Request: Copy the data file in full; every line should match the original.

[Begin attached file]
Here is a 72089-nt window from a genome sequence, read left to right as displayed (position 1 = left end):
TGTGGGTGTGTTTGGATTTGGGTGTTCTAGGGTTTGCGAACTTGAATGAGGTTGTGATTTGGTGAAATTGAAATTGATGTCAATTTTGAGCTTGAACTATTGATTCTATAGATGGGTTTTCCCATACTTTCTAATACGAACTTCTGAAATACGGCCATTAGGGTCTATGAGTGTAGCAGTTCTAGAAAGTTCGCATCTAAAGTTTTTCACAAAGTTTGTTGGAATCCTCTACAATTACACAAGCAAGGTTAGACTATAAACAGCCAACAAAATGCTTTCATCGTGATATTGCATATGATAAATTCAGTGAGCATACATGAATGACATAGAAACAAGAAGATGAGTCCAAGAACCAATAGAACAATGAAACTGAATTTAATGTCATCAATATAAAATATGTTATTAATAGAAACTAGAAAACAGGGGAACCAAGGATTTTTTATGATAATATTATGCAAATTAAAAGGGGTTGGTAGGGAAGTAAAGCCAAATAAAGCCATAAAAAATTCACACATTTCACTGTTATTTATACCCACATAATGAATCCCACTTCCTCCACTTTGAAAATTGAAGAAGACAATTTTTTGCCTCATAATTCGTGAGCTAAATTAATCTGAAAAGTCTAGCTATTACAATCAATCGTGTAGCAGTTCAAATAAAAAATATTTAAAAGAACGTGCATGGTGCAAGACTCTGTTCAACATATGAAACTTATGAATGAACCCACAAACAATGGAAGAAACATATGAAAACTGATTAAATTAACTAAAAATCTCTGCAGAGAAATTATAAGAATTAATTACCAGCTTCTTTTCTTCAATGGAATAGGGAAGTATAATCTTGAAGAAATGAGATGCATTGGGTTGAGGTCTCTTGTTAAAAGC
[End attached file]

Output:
Here is a 72089-nt window from a genome sequence, read left to right as displayed (position 1 = left end):
TGTGGGTGTGTTTGGATTTGGGTGTTCTAGGGTTTGCGAACTTGAATGAGGTTGTGATTTGGTGAAATTGAAATTGATGTCAATTTTGAGCTTGAACTATTGATTCTATAGATGGGTTTTCCCATACTTTCTAATACGAACTTCTGAAATACGGCCATTAGGGTCTATGAGTGTAGCAGTTCTAGAAAGTTCGCATCTAAAGTTTTTCACAAAGTTTGTTGGAATCCTCTACAATTACACAAGCAAGGTTAGACTATAAACAGCCAACAAAATGCTTTCATCGTGATATTGCATATGATAAATTCAGTGAGCATACATGAATGACATAGAAACAAGAAGATGAGTCCAAGAACCAATAGAACAATGAAACTGAATTTAATGTCATCAATATAAAATATGTTATTAATAGAAACTAGAAAACAGGGGAACCAAGGATTTTTTATGATAATATTATGCAAATTAAAAGGGGTTGGTAGGGAAGTAAAGCCAAATAAAGCCATAAAAAATTCACACATTTCACTGTTATTTATACCCACATAATGAATCCCACTTCCTCCACTTTGAAAATTGAAGAAGACAATTTTTTGCCTCATAATTCGTGAGCTAAATTAATCTGAAAAGTCTAGCTATTACAATCAATCGTGTAGCAGTTCAAATAAAAAATATTTAAAAGAACGTGCATGGTGCAAGACTCTGTTCAACATATGAAACTTATGAATGAACCCACAAACAATGGAAGAAACATATGAAAACTGATTAAATTAACTAAAAATCTCTGCAGAGAAATTATAAGAATTAATTACCAGCTTCTTTTCTTCAATGGAATAGGGAAGTATAATCTTGAAGAAATGAGATGCATTGGGTTGAGGTCTCTTGTTAAAAGC